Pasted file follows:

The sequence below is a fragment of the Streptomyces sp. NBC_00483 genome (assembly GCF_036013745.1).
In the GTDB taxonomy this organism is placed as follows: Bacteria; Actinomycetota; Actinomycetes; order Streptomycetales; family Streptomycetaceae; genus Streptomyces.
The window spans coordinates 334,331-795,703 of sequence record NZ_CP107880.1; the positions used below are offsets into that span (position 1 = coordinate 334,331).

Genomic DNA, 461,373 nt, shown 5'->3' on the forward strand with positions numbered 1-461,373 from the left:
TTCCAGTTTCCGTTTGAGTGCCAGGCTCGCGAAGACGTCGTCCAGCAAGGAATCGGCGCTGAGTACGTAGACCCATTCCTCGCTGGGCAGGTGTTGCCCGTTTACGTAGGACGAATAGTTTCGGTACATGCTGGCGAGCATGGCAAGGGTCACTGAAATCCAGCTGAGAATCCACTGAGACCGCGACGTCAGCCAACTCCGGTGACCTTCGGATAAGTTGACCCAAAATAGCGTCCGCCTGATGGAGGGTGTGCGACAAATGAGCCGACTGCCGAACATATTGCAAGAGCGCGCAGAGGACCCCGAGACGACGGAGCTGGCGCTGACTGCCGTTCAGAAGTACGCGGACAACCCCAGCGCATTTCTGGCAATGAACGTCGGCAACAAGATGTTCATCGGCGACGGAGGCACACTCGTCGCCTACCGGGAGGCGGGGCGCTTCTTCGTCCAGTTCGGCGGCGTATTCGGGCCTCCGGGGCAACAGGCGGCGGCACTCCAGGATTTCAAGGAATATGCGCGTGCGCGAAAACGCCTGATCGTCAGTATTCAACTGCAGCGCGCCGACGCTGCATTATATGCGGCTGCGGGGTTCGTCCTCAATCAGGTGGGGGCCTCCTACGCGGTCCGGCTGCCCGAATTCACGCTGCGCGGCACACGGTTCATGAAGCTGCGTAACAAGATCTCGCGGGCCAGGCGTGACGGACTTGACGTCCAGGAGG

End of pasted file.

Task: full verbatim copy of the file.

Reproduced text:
The sequence below is a fragment of the Streptomyces sp. NBC_00483 genome (assembly GCF_036013745.1).
In the GTDB taxonomy this organism is placed as follows: Bacteria; Actinomycetota; Actinomycetes; order Streptomycetales; family Streptomycetaceae; genus Streptomyces.
The window spans coordinates 334,331-795,703 of sequence record NZ_CP107880.1; the positions used below are offsets into that span (position 1 = coordinate 334,331).

Genomic DNA, 461,373 nt, shown 5'->3' on the forward strand with positions numbered 1-461,373 from the left:
TTCCAGTTTCCGTTTGAGTGCCAGGCTCGCGAAGACGTCGTCCAGCAAGGAATCGGCGCTGAGTACGTAGACCCATTCCTCGCTGGGCAGGTGTTGCCCGTTTACGTAGGACGAATAGTTTCGGTACATGCTGGCGAGCATGGCAAGGGTCACTGAAATCCAGCTGAGAATCCACTGAGACCGCGACGTCAGCCAACTCCGGTGACCTTCGGATAAGTTGACCCAAAATAGCGTCCGCCTGATGGAGGGTGTGCGACAAATGAGCCGACTGCCGAACATATTGCAAGAGCGCGCAGAGGACCCCGAGACGACGGAGCTGGCGCTGACTGCCGTTCAGAAGTACGCGGACAACCCCAGCGCATTTCTGGCAATGAACGTCGGCAACAAGATGTTCATCGGCGACGGAGGCACACTCGTCGCCTACCGGGAGGCGGGGCGCTTCTTCGTCCAGTTCGGCGGCGTATTCGGGCCTCCGGGGCAACAGGCGGCGGCACTCCAGGATTTCAAGGAATATGCGCGTGCGCGAAAACGCCTGATCGTCAGTATTCAACTGCAGCGCGCCGACGCTGCATTATATGCGGCTGCGGGGTTCGTCCTCAATCAGGTGGGGGCCTCCTACGCGGTCCGGCTGCCCGAATTCACGCTGCGCGGCACACGGTTCATGAAGCTGCGTAACAAGATCTCGCGGGCCAGGCGTGACGGACTTGACGTCCAGGAGG